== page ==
Here you can stay up to date with the latest developments in the private number plate industry, including updates on private registrations, reg transfers and developments relating to the DVLA. We will also provide news updates on private plates that have made their way into the media spotlight.

Number Plates To Block Or Not To Block16-May-2014

If you’re one of those car fanatics who often finds themselves on motoring websites, it may have come to your attention that car registrations are often blocked out or pixelated so as not to show the numbers and letters on the plates. And it isn’t just when the car – or the person in it – has been involved in a crime. So why does this happen?

Getting Consent

If, for some reason, you’re posting a photo online that includes someone else’s car registration, it’s usually fine as long as you have that person’s consent. Although number plates are in the public domain (a fact taken advantage of by Top Gear presenter Jeremy Clarkson when he tweets the registrations of bad drivers he sees on the road), it is often frowned upon to give away anyone’s number plate without their knowledge – including if they’re just in the background of photographs posted to Facebook or Twitter.

Why Should It Matter?

Of course, car number plates aren’t obscured in real life (it would be a bit pointless if there were!) so does it really matter if you leave a registration visible in a photograph? This is the main argument about pixelating out number plates, but it really depends on the situation. For example, if the car is just sitting there, not doing anything, with no sign of the owner, it’s usually fine to leave it as it is. If – for some reason – you’re posting a picture of an accident or an incident involving the police, it would be best to block the number plate from view (also, if you are posting these kinds of photos, you should ask yourself why – it is, after all, a bit odd).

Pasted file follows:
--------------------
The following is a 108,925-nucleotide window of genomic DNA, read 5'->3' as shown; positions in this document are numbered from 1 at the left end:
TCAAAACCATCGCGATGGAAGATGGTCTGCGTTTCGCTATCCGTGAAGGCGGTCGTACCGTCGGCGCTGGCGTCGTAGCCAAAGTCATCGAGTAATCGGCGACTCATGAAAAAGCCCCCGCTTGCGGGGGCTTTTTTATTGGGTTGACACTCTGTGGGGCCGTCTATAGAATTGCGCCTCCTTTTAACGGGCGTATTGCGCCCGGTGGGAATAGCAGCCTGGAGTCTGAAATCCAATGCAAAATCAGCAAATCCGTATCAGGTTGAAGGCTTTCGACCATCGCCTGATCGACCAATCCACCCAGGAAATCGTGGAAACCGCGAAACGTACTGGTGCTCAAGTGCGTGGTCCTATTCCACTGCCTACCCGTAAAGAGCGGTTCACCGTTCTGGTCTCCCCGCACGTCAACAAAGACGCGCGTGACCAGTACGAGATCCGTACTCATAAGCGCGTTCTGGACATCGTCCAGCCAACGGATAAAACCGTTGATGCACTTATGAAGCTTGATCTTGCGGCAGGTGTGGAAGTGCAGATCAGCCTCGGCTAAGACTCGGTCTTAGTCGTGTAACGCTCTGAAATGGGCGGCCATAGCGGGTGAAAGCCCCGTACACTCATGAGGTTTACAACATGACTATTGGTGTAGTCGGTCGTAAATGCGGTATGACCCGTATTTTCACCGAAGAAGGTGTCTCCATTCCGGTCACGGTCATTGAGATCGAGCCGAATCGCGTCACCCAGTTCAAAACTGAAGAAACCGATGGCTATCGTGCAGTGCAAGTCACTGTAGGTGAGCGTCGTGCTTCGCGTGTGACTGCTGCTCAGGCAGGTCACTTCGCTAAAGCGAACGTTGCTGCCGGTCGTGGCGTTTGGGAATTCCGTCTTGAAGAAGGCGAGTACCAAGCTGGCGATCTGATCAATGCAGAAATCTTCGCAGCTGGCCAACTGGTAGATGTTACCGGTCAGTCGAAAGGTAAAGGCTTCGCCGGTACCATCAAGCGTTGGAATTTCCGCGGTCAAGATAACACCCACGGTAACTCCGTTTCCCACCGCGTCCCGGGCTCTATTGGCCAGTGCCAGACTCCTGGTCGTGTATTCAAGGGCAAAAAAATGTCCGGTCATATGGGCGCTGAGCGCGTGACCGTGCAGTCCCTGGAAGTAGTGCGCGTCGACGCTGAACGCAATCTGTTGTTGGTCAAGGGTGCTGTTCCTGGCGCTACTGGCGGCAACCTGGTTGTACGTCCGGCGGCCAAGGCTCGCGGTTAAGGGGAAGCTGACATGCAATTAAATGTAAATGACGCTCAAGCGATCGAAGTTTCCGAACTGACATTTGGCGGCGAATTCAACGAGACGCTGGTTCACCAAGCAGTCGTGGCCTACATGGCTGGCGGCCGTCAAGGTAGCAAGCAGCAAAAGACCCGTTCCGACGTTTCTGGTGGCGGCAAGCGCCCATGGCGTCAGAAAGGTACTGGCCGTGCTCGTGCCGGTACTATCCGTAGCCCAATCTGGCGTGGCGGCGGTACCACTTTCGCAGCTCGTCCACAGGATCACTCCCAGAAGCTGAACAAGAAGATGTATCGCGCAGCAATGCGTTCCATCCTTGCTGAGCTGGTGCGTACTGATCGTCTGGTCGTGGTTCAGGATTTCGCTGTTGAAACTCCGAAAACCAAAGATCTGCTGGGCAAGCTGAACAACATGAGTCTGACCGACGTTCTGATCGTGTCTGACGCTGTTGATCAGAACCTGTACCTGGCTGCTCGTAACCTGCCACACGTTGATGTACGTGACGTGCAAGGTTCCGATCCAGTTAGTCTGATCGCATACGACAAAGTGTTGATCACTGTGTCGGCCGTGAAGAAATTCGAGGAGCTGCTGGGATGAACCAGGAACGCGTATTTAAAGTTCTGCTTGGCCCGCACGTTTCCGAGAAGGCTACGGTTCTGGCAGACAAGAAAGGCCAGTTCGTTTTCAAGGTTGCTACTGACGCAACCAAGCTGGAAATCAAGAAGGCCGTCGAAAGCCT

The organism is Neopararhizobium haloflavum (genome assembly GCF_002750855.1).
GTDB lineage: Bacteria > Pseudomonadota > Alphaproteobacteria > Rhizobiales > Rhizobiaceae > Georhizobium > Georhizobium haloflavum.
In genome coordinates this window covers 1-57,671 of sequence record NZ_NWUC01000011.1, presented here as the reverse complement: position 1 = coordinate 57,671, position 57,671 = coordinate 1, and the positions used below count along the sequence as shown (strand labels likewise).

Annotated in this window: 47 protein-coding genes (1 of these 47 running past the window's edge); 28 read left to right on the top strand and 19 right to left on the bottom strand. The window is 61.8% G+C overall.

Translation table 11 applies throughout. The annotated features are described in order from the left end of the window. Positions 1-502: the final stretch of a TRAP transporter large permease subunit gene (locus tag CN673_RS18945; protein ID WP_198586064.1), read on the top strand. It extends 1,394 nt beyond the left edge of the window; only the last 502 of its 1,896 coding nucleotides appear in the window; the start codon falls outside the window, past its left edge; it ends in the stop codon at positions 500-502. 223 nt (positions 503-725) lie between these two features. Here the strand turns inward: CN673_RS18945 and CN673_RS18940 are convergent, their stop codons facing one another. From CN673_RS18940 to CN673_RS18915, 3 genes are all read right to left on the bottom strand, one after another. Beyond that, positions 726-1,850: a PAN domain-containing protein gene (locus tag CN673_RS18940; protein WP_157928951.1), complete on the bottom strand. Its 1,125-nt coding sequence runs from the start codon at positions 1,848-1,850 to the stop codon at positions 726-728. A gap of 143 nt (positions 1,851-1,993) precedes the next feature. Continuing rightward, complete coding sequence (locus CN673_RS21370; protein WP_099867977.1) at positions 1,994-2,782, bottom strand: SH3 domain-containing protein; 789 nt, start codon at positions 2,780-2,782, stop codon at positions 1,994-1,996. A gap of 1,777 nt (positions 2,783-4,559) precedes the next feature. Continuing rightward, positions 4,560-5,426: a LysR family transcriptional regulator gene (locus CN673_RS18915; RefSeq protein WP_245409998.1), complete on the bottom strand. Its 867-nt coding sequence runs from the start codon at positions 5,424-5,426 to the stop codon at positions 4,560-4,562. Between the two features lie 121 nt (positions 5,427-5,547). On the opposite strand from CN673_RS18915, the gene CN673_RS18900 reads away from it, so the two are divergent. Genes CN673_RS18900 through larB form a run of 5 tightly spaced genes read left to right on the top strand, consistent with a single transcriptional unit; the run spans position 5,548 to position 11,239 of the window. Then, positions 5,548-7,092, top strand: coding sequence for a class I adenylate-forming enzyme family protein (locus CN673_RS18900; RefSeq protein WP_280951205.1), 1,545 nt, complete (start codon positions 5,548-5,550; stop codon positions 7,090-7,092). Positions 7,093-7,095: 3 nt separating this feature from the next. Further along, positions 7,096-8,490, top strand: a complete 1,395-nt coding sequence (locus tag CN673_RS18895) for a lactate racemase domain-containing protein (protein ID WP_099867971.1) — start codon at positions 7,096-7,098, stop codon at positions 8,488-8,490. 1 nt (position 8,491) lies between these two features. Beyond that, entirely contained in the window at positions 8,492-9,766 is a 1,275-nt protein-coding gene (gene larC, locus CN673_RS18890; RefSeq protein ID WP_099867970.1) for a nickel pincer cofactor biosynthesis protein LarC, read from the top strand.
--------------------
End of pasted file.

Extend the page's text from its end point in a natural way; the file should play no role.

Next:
It Depends Where You Live

Depending on which country you inhabit, it can be incredibly easy to gather information on an individual based on their car. For example, in America, police officers warn that there are legal and illegal ways to obtain information from a person’s license plate, including their name, address, and information about the history of the car. This can be done online (through paid services) or at the DMV – America’s equivalent of the DVLA. It’s scary stuff, so it’s worth thinking seriously about.

Getting Your Own Private Number Plates

If you want to stand out from the crowd – as long as your plates get pixelated in online photos, of course – it’s easier than you might think to purchase a personalised registration (not to mention much cheaper than you might think). There are thousands of plates available in the UK, and you can buy them through a local dealer, by looking in a local or national newspaper, by attending an official DVLA number plate auction or by browsing online. The latter option is preferred by many as you can do it from the comfort of your own home (perhaps while wearing your pyjamas and sipping a cup of tea).